The COP26 Glasgow Climate Pact saw nearly 200 countries make an unprecedented and historic pledge to reduce the use of coal, although India pushed through an 11th hour intervention to weaken the language on coal, changing it to phase down rather than phase out. In this blog we look at what this pact means for the energy industry.
Fossil fuel subsidies
Until this year’s summit, coal and fossil fuel subsidies have not been tackled in 26 years of treaties and decisions at UN climate talks. This is despite coal being unilaterally agreed as a key driver of global warming. Coal, oil, and gas received subsidies totaling $5.9 trillion in 2020, 8% of these subsidies were to reduce the sale price of the fuel, while 6% provided tax breaks.
The COP26 Glasgow Climate Pact states that the member nations will endeavour to speed up the end of these fossil fuel subsidies. If subsidies are to be reduced and the use of coal is to be phased down, what does that mean for businesses which rely on coal for their power?
Mike Coffin, senior analyst at the thinktank Carbon Tracker believes that: “To stabilise global temperatures we must urgently move away from fossil fuels instead of adding fuel to the fire. It’s critical that governments stop propping up an industry that is in decline and look to accelerate the low-carbon energy transition, and our future, instead.”
If not coal, then what?
If the subsidies on coal were removed then it would force the hand of electricity generators. To ensure their survival they would need to switch from coal to renewable energy. However there needs to be the options available for renewable energy sources before coal is phased out.
Renewable energy is the term used for power generated from sources that are constantly being replenished. These renewable energy resources won’t run out, unlike fossil fuels and gas, and include wind and solar energy.
However, not all renewable energy sources are equal. For example, hydropower is a renewable resource, but some would argue that it is not green, since the deforestation and industrialisation related to the building of hydro dams can damage the environment.
It is also worth mentioning natural gas, which emits almost 50% less CO2 than coal. Gas is also the primary fuel used with Energy Technology and Control products.
The benefits of renewable energy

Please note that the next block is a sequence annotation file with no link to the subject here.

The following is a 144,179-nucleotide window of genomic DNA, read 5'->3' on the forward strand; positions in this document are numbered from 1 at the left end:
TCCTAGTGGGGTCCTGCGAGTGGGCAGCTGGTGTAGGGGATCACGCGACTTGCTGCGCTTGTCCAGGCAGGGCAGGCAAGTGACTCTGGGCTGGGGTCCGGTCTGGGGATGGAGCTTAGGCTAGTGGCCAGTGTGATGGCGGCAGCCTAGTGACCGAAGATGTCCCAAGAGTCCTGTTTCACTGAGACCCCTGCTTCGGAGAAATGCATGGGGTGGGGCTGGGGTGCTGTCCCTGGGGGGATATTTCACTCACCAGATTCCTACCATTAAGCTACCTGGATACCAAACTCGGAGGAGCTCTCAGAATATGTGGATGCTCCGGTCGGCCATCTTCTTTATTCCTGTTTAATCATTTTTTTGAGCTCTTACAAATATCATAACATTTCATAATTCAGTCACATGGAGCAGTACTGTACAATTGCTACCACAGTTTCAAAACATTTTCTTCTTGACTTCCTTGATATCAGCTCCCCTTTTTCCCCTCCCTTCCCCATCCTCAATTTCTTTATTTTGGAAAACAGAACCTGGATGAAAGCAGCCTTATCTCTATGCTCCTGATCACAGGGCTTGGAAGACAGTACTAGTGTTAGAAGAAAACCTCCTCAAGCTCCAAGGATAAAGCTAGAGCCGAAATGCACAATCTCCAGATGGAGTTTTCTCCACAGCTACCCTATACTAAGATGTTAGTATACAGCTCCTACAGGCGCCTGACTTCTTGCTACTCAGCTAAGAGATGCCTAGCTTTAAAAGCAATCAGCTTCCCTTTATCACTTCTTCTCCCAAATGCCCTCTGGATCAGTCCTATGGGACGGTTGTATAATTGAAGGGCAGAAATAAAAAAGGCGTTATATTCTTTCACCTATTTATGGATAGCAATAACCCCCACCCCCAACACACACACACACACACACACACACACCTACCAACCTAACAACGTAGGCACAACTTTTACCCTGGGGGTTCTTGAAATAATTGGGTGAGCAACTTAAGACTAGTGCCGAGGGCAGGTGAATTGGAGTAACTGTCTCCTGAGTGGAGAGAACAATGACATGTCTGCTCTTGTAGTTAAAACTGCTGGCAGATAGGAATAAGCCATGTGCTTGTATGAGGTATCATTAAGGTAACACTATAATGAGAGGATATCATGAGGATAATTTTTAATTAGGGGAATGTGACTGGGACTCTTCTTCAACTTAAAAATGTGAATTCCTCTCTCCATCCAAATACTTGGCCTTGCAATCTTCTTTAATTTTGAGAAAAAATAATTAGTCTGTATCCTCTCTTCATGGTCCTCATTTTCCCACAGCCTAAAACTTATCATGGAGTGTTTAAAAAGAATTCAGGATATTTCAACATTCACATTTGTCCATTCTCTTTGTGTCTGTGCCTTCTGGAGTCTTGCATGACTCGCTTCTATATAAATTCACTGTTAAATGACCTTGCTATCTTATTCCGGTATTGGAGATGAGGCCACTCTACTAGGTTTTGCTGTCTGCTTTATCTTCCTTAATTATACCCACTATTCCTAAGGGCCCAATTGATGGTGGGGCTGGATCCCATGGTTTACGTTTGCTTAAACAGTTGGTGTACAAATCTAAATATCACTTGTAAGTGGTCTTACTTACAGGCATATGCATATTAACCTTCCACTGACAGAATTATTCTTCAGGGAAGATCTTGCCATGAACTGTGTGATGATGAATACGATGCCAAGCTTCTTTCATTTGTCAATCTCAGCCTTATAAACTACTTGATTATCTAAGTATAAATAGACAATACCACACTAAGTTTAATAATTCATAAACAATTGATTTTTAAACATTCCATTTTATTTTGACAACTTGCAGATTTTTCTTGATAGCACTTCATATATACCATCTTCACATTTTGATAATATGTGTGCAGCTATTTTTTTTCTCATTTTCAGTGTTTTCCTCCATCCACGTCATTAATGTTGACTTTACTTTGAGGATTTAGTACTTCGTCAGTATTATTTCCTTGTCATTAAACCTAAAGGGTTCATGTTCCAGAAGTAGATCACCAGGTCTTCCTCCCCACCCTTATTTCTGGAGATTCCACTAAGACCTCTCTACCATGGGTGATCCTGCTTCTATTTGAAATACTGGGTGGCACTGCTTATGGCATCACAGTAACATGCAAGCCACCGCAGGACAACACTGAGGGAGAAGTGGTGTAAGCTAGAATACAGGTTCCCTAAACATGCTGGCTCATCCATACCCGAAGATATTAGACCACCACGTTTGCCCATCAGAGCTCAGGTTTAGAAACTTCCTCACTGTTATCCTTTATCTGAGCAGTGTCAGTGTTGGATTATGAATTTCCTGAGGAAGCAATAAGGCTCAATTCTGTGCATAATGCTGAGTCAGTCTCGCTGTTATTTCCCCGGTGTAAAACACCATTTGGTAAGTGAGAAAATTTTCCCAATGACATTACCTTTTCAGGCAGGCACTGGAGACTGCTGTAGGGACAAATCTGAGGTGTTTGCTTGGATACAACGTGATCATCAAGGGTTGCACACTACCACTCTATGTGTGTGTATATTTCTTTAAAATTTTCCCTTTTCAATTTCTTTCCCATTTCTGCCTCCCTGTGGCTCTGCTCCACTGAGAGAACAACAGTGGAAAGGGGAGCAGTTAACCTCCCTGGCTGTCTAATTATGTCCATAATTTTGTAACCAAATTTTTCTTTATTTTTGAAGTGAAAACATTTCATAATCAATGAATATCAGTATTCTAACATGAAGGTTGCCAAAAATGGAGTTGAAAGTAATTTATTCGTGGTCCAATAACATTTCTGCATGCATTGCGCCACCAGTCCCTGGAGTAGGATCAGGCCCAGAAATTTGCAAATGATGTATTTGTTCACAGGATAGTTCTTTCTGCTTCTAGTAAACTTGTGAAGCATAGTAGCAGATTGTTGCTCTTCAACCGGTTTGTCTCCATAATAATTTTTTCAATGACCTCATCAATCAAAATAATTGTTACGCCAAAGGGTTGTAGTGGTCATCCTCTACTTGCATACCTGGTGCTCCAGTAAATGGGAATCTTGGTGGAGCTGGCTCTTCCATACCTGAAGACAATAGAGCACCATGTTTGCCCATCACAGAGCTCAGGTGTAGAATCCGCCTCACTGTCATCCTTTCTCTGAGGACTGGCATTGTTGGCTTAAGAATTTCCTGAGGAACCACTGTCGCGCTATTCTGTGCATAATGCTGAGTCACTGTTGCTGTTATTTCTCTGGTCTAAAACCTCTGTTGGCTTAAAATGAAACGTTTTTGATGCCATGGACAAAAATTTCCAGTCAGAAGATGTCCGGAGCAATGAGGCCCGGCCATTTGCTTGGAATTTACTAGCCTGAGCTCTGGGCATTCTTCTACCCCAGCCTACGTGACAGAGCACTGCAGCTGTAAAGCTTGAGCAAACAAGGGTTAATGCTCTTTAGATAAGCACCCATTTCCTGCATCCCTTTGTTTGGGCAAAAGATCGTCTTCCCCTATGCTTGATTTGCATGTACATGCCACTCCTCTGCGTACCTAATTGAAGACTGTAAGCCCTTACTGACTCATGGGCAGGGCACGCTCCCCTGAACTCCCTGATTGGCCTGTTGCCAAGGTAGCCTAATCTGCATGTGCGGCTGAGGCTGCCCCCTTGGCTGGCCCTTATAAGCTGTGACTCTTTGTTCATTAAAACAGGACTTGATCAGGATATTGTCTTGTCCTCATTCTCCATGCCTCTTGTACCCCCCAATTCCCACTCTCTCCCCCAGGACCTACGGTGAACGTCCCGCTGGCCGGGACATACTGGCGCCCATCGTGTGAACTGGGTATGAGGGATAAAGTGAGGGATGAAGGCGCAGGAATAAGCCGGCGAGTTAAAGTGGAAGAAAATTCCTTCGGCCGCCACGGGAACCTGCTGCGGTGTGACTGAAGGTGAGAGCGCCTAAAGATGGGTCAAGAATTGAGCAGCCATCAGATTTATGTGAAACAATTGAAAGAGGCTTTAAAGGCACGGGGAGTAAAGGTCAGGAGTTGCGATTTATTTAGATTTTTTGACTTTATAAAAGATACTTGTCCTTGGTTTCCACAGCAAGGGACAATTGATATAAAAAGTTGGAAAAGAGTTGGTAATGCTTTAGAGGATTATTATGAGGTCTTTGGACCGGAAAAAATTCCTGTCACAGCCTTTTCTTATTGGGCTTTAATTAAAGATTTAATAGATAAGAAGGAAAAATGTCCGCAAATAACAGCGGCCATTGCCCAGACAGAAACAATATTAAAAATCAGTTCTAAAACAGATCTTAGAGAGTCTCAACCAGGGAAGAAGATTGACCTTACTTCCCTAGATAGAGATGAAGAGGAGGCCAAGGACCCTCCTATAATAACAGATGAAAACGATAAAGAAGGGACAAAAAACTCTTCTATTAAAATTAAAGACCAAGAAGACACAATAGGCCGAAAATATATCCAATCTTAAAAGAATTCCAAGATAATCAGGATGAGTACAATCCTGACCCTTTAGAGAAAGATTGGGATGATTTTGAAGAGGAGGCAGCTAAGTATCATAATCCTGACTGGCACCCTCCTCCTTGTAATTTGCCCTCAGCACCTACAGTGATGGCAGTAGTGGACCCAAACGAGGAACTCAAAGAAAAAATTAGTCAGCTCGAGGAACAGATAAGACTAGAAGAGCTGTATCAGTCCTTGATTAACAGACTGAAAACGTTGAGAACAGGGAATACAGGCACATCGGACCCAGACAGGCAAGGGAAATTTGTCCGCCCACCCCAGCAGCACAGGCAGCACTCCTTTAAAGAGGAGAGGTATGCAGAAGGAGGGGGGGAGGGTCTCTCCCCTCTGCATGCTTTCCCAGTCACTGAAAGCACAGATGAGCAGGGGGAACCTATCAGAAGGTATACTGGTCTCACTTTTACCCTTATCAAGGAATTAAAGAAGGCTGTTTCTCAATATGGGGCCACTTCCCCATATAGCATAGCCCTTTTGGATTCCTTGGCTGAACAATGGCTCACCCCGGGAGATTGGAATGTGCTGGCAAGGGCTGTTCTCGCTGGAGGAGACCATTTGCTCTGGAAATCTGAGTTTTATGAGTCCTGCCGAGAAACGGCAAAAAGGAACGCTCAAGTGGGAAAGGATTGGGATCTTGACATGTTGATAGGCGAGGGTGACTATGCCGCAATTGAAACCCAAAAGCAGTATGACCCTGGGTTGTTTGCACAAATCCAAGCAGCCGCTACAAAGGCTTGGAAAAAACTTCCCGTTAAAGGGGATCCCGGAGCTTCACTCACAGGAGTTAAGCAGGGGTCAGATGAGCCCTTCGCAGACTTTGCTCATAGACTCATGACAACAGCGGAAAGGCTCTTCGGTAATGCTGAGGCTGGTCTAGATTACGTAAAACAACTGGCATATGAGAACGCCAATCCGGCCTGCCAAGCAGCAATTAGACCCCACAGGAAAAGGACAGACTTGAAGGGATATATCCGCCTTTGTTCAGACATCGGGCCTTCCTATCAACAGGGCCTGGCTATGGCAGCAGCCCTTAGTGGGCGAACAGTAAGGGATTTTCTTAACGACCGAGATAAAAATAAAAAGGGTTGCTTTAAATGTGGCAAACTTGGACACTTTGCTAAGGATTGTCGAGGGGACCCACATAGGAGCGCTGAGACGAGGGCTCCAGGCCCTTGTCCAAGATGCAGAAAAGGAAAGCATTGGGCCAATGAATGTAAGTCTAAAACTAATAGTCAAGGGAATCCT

Clean, renewable energy offers extensive environmental and economic benefits. A reduction in air pollution is an obvious benefit, however, a move to renewable energy would also reduce the UK’s dependence on imported fuels and the associated financial and environmental costs this incurs. Renewable energy doesn’t need to be extracted, or transported, or treated in any way to enjoy its benefits, and the resources will not run out as they naturally replenish themselves.
While renewable is the ultimate goal, switching to fuels that emit less CO2 will form part of meeting the obligations of current and future climate change targets, especially for energy-intensive applications where suitable alternatives are still being developed for example steel production.
However, the UK has a long way to go before it can sustain itself using renewable energy. There first needs to be intense and sustained investment in renewable energy production.
So, what is holding us back?
The switch from coal to renewable energy sounds straightforward – in theory at least – but the UK’s investment in renewables is still in its infancy. Total renewable capacity grew by just 1.4 per cent between the end of Quarter 2 2020 and Quarter 2 2021.
Source – energy trends 2021
Sadly, the UK struggled to fulfill the capacity it has as a result of much less favourable weather conditions for renewable generation with lower wind speeds and reduced hours of sunlight. This illustrates the hurdles surrounding a reliance on renewables.
The Government pledges
In the days since the completion of the COP26 summit, the UK Government has pledged that all new homes and buildings in England must install electric vehicle charging points from 2022. The move will see more than 145,000 charging points installed in homes, new-build supermarkets, workplaces and buildings undergoing major renovations. This supports the plans to manage a switch to electric cars, as sales of new petrol and diesel cars will be phased out by 2030.
This follows announcements in October of £5,000 grants to help 90,000 households install home low-carbon heating systems to cut Britain’s reliance on fossil fuel heating. Yet the transition to electric will only have meaning if the electricity comes from renewable sources.
Recent months have seen lots of pledges and the launch of encouraging new initiatives, both nationally and internationally, but as yet there is still a gap between pledges and detailed, short- and long-term planning.
There is no denying that COP26 marks a turning point for action on fossil fuels but there is much still to be done. Speak to a member of our team about how Energy Technology and Control products can help you improve your energy usage.